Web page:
2024年02月18日
  • Josh Bersin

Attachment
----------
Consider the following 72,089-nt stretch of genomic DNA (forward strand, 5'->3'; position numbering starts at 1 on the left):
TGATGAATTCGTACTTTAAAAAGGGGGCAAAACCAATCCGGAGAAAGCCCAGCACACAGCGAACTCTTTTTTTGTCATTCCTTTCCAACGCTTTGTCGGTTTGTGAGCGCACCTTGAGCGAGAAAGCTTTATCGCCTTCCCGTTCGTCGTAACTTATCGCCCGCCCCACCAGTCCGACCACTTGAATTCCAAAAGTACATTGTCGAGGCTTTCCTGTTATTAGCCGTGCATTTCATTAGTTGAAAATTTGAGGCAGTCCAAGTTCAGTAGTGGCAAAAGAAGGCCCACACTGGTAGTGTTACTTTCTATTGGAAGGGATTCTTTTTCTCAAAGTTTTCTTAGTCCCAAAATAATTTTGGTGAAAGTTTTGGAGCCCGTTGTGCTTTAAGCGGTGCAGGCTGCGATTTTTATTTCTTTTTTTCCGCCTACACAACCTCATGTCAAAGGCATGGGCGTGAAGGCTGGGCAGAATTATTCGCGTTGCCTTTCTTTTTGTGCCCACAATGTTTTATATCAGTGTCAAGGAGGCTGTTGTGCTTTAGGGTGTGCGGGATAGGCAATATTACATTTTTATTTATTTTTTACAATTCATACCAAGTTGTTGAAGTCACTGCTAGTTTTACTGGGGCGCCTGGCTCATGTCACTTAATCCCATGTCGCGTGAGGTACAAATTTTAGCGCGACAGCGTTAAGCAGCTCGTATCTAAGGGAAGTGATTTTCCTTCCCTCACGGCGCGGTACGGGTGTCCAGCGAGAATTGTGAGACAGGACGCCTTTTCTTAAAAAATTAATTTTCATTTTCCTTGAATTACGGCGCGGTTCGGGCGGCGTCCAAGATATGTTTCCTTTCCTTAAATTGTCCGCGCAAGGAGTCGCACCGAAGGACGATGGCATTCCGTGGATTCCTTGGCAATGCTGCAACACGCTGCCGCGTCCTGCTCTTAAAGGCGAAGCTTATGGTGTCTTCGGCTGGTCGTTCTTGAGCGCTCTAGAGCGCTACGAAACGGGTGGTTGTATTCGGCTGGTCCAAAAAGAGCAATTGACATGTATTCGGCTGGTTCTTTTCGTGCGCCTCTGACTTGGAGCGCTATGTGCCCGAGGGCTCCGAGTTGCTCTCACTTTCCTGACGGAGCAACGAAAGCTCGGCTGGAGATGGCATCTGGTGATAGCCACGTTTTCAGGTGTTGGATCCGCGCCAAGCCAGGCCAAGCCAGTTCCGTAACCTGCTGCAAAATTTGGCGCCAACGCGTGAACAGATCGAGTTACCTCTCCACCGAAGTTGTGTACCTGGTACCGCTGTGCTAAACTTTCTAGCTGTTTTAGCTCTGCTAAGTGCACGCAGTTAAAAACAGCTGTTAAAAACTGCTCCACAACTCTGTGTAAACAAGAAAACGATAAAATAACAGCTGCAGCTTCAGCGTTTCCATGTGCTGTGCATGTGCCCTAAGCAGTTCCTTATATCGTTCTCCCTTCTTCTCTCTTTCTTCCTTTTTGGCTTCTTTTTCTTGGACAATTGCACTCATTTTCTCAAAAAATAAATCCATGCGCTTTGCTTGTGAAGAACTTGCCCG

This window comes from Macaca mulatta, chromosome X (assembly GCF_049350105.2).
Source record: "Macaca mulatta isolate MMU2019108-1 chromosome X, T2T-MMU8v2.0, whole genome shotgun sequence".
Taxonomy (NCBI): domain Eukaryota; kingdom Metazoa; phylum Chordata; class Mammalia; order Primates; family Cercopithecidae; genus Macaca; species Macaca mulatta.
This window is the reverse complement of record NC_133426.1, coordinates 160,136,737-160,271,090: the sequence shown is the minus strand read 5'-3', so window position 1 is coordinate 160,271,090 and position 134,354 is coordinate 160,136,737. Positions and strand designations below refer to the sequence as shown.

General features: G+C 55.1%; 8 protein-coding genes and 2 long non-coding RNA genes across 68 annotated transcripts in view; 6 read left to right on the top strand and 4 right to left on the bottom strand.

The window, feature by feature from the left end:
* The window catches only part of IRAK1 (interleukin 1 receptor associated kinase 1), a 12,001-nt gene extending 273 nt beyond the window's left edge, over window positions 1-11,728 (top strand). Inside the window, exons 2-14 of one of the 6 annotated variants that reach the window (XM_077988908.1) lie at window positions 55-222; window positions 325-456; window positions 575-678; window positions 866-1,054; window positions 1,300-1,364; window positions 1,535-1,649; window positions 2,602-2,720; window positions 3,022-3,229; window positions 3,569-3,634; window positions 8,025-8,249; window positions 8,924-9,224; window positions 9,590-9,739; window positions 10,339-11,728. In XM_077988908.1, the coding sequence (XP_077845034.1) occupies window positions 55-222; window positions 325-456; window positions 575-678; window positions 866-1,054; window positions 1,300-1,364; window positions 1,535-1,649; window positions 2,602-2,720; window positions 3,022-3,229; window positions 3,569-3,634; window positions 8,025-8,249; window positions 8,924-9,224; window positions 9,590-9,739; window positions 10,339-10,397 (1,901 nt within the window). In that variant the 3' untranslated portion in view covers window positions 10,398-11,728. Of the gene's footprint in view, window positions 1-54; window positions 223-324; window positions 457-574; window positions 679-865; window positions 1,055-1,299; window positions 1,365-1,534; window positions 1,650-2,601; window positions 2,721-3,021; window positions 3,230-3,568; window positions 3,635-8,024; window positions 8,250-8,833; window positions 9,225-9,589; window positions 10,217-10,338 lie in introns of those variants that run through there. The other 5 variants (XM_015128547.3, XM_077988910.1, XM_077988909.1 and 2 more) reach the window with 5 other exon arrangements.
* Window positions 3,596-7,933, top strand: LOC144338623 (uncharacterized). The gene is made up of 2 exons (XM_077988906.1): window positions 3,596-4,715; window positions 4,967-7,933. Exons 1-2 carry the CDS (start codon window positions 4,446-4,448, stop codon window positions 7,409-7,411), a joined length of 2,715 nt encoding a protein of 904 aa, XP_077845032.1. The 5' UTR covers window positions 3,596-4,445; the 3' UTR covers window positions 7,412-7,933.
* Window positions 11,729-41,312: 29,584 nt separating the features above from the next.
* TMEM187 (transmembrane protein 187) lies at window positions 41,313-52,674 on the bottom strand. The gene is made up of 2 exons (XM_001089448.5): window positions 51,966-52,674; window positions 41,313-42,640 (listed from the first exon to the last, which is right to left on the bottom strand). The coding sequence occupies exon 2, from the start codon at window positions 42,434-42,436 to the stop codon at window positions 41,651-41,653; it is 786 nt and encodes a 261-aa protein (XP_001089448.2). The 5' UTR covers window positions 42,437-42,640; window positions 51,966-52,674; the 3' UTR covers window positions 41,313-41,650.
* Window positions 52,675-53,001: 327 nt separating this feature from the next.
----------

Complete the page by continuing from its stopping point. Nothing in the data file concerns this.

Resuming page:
2024年人力资源预测:全球追求生产力 In this fast-evolving era, all companies and individuals are seeking for change and efficiency. We can see the core of productivity in the new year: AI. Let's have a look at details on the Josh Bersin Predictions for 2024. 在过去的二十年里,我一直在写关于人力资源预测的文章,但今年不同。我看到这一年打破了范式,改变了商业中的每一个角色。不仅人工智能会改变每家公司和每一项工作,而且公司将开始不懈地寻求生产力。 想想我们的过去。2008年金融危机后,世界开始了加速增长的零利率时期。公司增加了收入,雇用了员工,并看着他们的股价上涨。招聘继续以狂热的速度进行,导致2019年底失业率创下3.5%的历史新低。 随之而来的是大流行,在六个月内,一切都停滞不前。2020年4月,失业率飙升至15%,公司将人们送回家,我们重新设计了我们的产品、服务和经济,以应对远程工作、混合工作制和对心理健康的关注。 一旦经济再次启动(由于美国的财政刺激),公司又回到了旧的招聘周期。但随着利率上升和需求不足,我们看到裁员一再发生,在过去的18个月里,我们看到了招聘、裁员,然后再次招聘以复苏经济。 为什么会出现跷跷板效应? 首席执行官和首席财务官正处于我们所说的“工业时代”——招聘以增长经济,然后在事情好转时裁员。 今天,当我们进入2024年时,一切都不同了。我们必须“囤积人才”,投资于生产力,并重新开发和重新部署人员以实现增长。 我们生活在一个失业率为 3.8% 的世界,几乎每个职位都存在劳动力短缺,劳动力权力日益增强,员工需求不断涌现:对加薪、灵活性、自主权和福利的要求。每年有超过20%的美国员工换工作(每月2.3%),其中近一半的变化是进入新行业。 为什么这是“新常态”? 有几个原因。首先,正如我们在全球劳动力情报研究中所讨论的那样,行业是重叠的。每家公司都是数字化公司;每家公司都希望建立经常性收入来源;很快,每家公司都将使用人工智能。过去停留在行业内的职业正在转变为“基于技能的职业”,让人们比以往任何时候都更容易跳槽。 其次,员工(尤其是年轻员工)感到有权按照自己的意愿行事。他们可能会悄悄地辞职,“做兼职”,或者抽出时间转行。他们看到自己的生活很长(人们的寿命比 1970 年代和 1980 年代长得多),所以他们不介意离开你的公司去其他地方。 第三,生育率持续下降,劳动力短缺加剧。日本、中国、德国和英国的劳动力人口都在萎缩。在未来十年左右的时间里,大多数其他发达经济体也将如此。 第四,工会正在崛起。由于华盛顿的新理念,我们看到了谷歌、亚马逊、星巴克、GM、福特、Stellantis、凯撒、迪士尼、Netflix等公司的劳工活动。虽然工会参与率不到美国劳动力的11%,但在欧洲要高得多,而且这一趋势正在上升。 这一切意味着什么? 这有很多影响。 首先,公司将更加专注于建立高保留率的工作模式(有人称之为“劳动力囤积”)。这意味着改善薪酬公平,继续混合工作模式,投资于以人为本的领导力,并为员工提供在公司内部从事新职业的机会。这就是为什么人才市场、基于技能的发展和工作流程中的学习如此重要的原因。 其次,CEO必须了解员工的需求、愿望和要求。正如爱德曼的最新研究表明的那样,职业发展现在位居榜首,同时对授权、影响力和信任的渴望也排在首位。我们称之为“员工激活”的新主题:倾听员工的意见,并将有关他们工作的决定委托给他们的经理、团队和领导者。 第三,传统的“雇佣成长”模式并不总是奏效。在这个后工业时代,我们必须系统地运作,将内部发展、工作再设计、经验和招聘放在一起。这汇集了招聘、奖励和薪酬、学习与发展以及组织设计等独立领域。(阅读我们的系统性人力资源研究了解更多信息。) “业务绩效”的真正含义是什么? 如果你是首席执行官,你希望增长收入、增加市场份额、提高盈利能力和可持续性。如果你不能通过招聘来成长(而员工不断以奇怪的方式“激活”),你还有什么选择?这很简单:您可以自动化生产并专注于生产力。 虽然这张图表令人印象深刻,但它给每个CEO都引出了一个问题:我们在这张图表上的位置是什么?我们的运营速度是否与同行一样快、一样高效? 我认为这导致了一种我称之为“生产力优势”的策略。如果你能帮助你的公司更快地发展(生产力意味着速度,而不仅仅是利润),你就可以比你的竞争对手更快地进行重塑。这才是真正让CEO们夜不能寐的原因。 考虑一下普华永道最新的CEO调查数据。今年,我们必须比以往任何时候都更快地重塑我们的公司。到2024年,45%的CEO(去年为39%)认为他们的业务在十年内将无法生存。 生产力优势 为什么生产力如此重要?有四个原因。 首先,CEO们关心它。 2024 年普华永道 CEO 调查发现,CEO 认为公司 40%的工作浪费了生产力。 尽管这听起来令人震惊,但对我来说却是真实的:太多的电子邮件、太多的会议、混乱的招聘流程、官僚主义的绩效管理等等。(HR 就有其中一些问题。) 其次,AI让人生产力优势成为可能。 人工智能的应用旨在提高白领的生产力。(过去大多数自动化都有助于蓝领或灰领工人。)生成式 AI 让我们能够更快地查找信息,了解趋势和异常值,训练自己和学习,并清理我们随身携带的文档、工作流程、门户以及后台合规和管理混乱的系统。 第三,公司的发展需要AI。 当很难找招聘到人时,你将如何成长?去年,招聘时间增加了近20%,就业市场变得更加艰难。你能在技术技能上与谷歌或OpenAI竞争吗? 内部开发、重组和自动化项目就是答案。有了生成式人工智能,机会无处不在。 第四,生产力推动重塑。 如果你考虑重塑你公司(新产品、利用人工智能、进入新市场等)的需求,最大的障碍是惯性。为什么诺基亚和黑莓的手机业务输给了苹果?因为这些公司“又胖又快乐”。在这个人才和技能短缺的时代,这是灾难的根源。 普华永道(PwC)估计,“效率低下”产生了对GDP10万亿美元的税收,相当于全球GDP的7%。这种税收阻碍了您的公司转型。每当我们简化、减少会议并更好地定义决策权时,我们都会加快并实现变革。 这一切对人力资源意味着什么? 正如我在《人力资源预测》中所描述的那样,我们有很多问题需要解决。 我们必须加快向动态工作和组织结构的转变。我们必须专注于和务实地对待技能。我们必须重新思考“员工体验”,并处理我们所说的“员工激活”。我们将不得不对我们的人力资源技术、招聘和L&D系统进行现代化改造,以利用人工智能并使这些系统更加有用。 我们的人力资源团队也将由人工智能驱动。正如我们的Galileo™客户告诉我们的那样,一个架构良好的“专家助理”可以彻底改变人力资源人员的工作方式。我们可以成为“全栈”人力资源专业人员,在几秒钟而不是几周内找到有关我们团队的数据,几秒钟与一线领导分享人力资源、领导力和管理实践。(Galileo被一些世界上最大的公司用作管理教练。) 还有一些其他变化。随着公司专注于“通过生产力实现增长”,我们必须考虑每周 4 天的工作制,我们如何将混合工作制度化,以及如何以更有效的方式连接和支持远程工作者。我们必须重新关注领导力发展,在一线经理身上花费更多的时间和金钱,并继续投资于文化和包容性。我们必须简化和重新思考绩效管理,我们必须解决令人头疼的薪酬公平问题。 还有更多。 DEI 计划必须嵌入到业务中(人力资源 DEI 警察的时代已经结束)。我们必须清理我们的员工数据,以便我们的人工智能和人才情报系统准确且值得信赖。正如我们的系统性人力资源研究所指出的那样,我们必须将思维从“支持业务”转变为“成为有价值的顾问”,并将我们的人力资源服务产品化。 所有这些都在我们本周发布的40页新报告“2024 年人力资源预测”中进行了详细说明,其中包括一系列行动计划,以帮助您思考所有这些问题。 让我提醒你一个大观念。生产力是人力资源部门存在的原因。 我们所做的一切,从招聘到辅导,从开发到组织设计,只有在帮助公司成长的情况下才能成功。作为人员流动、敬业度、技能和领导力方面的专家,我们人力资源部门每天都在提高员工和组织的生产力。2024年是专注于这一更高使命的一年。 最后一件事:照顾好自己。 该报告有15个详细的预测,每个预测都有一系列需要考虑的行动步骤。最后一个真正适合你:专注于人力资源的技能和领导力。作为流程的管理者,我们必须专注于我们自己的能力。2024年将是成长、学习和团队合作的一年。如果我们处理好这15个问题,我们将帮助我们的公司在未来一年蓬勃发展。 Josh Bersin预测的详细信息 预测研究是我们每年阅读量最大的报告。它包括我们所有研究的详细摘要,并讨论了首席执行官、首席人力资源官和人力资源专业人士的15个基本问题。它将以以下形式提供: 包含详细信息的信息图。(点击这里) Source JOSH BERSIN